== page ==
Since I don’t regularly make art -- I write -- I tend not to establish good standard practice like clearing a space and allotting enough prep time, but since I live alone and the cats no longer prowl the tabletops (they’re getting middle-aged and fat), it’s safe (relatively) to leave things out. I think I’ve already mentioned that I don’t really clear space the way I ought to, so my projects have a tendency to overlap in ways that sometimes do damage. In short, I’m unprofessional.
This time I tricked myself in a new way. I’d been so pleased with the little figure of the child with arms up, that I rushed into making a new figure of an older boy, curled up in pain or despair. This time I’m using Sculpey III instead of Super Sculpey. All these polymer clays come as extruded sheets and at first the clay is crumbley, a little like feta cheese. One has to knead them in the fingers for a while to get them to be responsive in the way clay ought to be. I hurried -- it’s a LOT of work to knead the stuff a bit at a time. I had my wire skeleton and the aluminum foil crumpled onto it, so I started to pinch on the clay sooner than I should have.
My payback was that last night when I went to work on it again, it all crumbled in my hands. Now I have to start back close to the beginning. It’s a beginner’s mistake, an amateur’s mistake, a kid’s mistake, but that’s not necessarily a bad thing. It’s just practice, experience, learning. Which is why it’s important to really enjoy the doing of it -- even the re-doing of it.
It’s pleasant to sit at a table and squeeze this stuff in my fingers, though it takes a good deal of muscle and some time. Even Bob’s plastilene had to be warmed up before it could be used easily and my job in the evening was often to sit beside him and knead the plastilene until it was warmed up enough for him to use. So I know how to do it. The associations I have with the act, though not the substance, are familiar and pleasant. I only failed to prepare the clay because my ego got in the way. I wanted to do this for the admiration of others. Not that it wasn’t a strong idea that I wanted to complete, but that I was distracted, jumping ahead.
I didn’t measure this little fellow either, though I eye-balled him for proportion, which is why I made the head first. People proportions are often expressed in terms of “heads” as a unit. The natural tendency is to make the head much bigger than it would be in real life, which is what makes a figure look like a child or even a cartoon. A grown man is -- on the average -- eight heads tall, but accidents of development or inheritance might vary proportions. I want this figure to be older, a teenager, very thin because he is intended to illustrate how AIDS feels, and possibly when I get to the end I may give him tattoos. Not the sailor or skull sorts of tattoos, but the Maori kind, the jagged solid arm-wrappers. Arms usually reach the hips. Some people have long bodies. John Wayne, if you’ve been paying attention, had short legs in relation to his body length and instead of tailoring (shortening) his jeans’ legs, he simply turned them up in a deep cuff. I don’t know why.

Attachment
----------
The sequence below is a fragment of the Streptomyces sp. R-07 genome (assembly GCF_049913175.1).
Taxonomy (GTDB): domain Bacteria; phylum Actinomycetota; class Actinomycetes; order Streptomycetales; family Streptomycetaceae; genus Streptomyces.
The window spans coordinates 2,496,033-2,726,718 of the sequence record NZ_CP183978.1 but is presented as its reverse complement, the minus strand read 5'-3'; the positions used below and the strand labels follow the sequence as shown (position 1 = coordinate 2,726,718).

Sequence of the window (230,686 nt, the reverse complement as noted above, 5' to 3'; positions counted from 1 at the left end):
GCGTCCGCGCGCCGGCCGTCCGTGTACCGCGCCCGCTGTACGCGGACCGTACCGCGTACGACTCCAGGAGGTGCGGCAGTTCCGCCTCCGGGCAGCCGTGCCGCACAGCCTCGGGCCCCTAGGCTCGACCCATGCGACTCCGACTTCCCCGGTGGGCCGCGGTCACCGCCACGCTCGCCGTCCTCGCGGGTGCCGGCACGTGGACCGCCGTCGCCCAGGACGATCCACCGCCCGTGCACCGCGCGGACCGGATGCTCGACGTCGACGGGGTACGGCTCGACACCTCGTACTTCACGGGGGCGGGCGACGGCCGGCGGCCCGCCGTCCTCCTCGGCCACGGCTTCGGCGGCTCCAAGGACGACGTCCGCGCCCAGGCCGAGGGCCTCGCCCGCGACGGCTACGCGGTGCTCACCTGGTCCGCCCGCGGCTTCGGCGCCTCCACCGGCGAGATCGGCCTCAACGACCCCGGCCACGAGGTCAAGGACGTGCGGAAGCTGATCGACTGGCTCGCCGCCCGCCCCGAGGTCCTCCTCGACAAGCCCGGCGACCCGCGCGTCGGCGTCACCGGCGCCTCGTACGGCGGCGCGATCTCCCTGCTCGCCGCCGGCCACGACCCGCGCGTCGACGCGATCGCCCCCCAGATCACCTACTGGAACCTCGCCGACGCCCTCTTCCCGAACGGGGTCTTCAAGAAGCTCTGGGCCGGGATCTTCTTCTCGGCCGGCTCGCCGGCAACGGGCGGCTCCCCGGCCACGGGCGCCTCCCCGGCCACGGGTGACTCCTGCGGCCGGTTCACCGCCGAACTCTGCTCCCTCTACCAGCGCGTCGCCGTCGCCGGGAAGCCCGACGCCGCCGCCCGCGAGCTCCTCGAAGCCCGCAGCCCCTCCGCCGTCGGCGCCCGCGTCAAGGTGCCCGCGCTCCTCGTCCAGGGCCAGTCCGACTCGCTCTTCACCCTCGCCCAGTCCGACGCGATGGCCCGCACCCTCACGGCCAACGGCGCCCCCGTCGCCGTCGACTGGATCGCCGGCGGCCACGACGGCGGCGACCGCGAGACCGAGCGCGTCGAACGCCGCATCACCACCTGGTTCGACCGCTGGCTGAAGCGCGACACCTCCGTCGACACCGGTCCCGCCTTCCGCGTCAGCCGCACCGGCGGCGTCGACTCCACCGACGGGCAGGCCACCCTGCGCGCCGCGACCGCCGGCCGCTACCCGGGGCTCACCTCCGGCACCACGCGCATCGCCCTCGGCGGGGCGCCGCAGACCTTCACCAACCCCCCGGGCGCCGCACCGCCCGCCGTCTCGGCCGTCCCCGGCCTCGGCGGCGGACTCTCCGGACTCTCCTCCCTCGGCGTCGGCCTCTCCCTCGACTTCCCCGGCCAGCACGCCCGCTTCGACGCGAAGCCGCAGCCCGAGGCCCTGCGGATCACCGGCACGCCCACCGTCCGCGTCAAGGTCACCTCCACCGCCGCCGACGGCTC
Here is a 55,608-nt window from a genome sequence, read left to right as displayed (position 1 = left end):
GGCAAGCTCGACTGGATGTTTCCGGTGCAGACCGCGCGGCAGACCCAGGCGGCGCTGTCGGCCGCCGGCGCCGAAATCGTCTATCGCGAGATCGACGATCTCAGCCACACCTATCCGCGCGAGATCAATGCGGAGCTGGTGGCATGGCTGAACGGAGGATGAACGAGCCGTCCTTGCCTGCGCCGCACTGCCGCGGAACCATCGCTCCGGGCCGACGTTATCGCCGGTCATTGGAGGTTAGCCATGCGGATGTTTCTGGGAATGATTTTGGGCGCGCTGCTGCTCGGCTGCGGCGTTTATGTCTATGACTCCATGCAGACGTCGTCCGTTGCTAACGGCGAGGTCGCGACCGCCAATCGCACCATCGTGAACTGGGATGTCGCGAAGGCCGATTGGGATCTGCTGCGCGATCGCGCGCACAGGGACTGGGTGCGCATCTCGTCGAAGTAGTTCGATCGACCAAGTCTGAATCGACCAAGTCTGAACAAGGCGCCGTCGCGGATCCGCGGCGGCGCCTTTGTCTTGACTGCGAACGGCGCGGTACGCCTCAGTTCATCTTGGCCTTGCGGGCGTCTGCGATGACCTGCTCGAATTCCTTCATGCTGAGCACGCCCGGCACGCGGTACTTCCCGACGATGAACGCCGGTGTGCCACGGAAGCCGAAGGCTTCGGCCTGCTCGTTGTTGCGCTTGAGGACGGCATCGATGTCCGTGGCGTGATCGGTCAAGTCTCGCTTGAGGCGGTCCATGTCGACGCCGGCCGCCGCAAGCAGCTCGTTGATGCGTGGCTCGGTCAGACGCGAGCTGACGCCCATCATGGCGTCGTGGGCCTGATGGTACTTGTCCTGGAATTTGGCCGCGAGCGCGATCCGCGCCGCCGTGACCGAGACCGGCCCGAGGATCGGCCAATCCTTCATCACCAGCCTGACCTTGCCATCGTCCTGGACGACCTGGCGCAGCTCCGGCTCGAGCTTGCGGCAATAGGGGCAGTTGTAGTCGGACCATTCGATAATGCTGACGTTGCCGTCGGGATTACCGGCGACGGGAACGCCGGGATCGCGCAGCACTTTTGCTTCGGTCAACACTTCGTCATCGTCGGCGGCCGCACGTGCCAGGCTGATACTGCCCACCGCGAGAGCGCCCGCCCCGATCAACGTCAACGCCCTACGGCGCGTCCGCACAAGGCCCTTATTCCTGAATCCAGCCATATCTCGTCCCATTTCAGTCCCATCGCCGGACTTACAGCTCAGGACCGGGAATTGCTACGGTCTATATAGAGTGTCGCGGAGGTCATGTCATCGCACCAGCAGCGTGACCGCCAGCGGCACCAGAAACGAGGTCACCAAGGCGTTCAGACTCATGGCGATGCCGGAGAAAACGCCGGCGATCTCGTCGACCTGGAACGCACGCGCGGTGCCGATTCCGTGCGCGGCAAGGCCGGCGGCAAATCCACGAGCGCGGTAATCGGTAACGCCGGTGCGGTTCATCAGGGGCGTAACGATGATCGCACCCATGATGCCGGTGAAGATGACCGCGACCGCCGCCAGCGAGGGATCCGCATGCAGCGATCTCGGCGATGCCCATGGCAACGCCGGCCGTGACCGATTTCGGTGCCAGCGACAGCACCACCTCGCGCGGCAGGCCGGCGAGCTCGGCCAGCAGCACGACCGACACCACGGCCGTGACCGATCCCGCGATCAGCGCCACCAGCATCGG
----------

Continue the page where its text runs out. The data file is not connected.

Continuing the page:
One of the valuable parts of Bob’s estate was his morgue, which is photos cut out of magazines that demonstrate proportions or show where muscles or bones go. His were all carefully glued to pasteboard and sorted into categories, then stored in file cabinets. The Montana Historical Society people in charge of them know so little about art that I’m afraid they’ve discarded them, along with his library of actual measurements of animals. I have my own micro-morgue, which is in a 3-ring binder.
Of course, now a person can go online and find all sorts of things. For this little figure I’ve been researching the shoulder bones, since they show in a thin person, esp. one that is tense and contracted. Shoulder blades, or scapulas, were a revelation. I knew about animal scapulas, but they are not like human shoulder blades because four-legged animals do not have collar bones or clavicles (with a few exceptions). In a human, the scapula is bladelike, but at the top has a kind of hook that reaches around to connect with the clavicle. At the point of connection there are shallow cupped sections where the top of the arm bone, the humerus, essentially dangles, held in by a girdle of muscles, tendons, and cartilage. There are bumps and grooves in all these bones to guide the contracting parts and attach to them. The sternum is the breastbone that connects the ribs in the middle front. The clavicle attaches to that. These bones turn out to be higher around the neck than I imagined, though I can see my own in the mirror. They are vulnerable to dislocation and breaking, while the surrounding tissue girdle can be prone to inflammation or tearing. If you were sword fighting, I imagine you’d try to break or cut the shoulder.
When working on the human figure, one learns a lot about bodies and how they work. I’m beginning to learn the “little” fractal names for the parts that stick out and the notches and grooves. They all DO have names. I’m not setting out to do that. It’s just happening as I go back to look again. It’s amazing that the drawings I see date back to Gray’s Anatomy but clear that drawing bones is a valuable art form.
When I was working with kids, esp. here on the rez, I found that they were reluctant to do things unless they could be guaranteed success. They were workbook kids, fill-in-the-blank kids, who could not go ahead unless they had lines to color inside. The penalties over the decades have been so harsh that they were unwilling to risk any kind of failure. But exploration and experience come largely from tolerating little failures. People who can tolerate failure are hard to manage. A horse that is willing to endure pain, cannot be ridden except through cooperation and willingness. People are not different. And the impulse to make these little figures is still strong.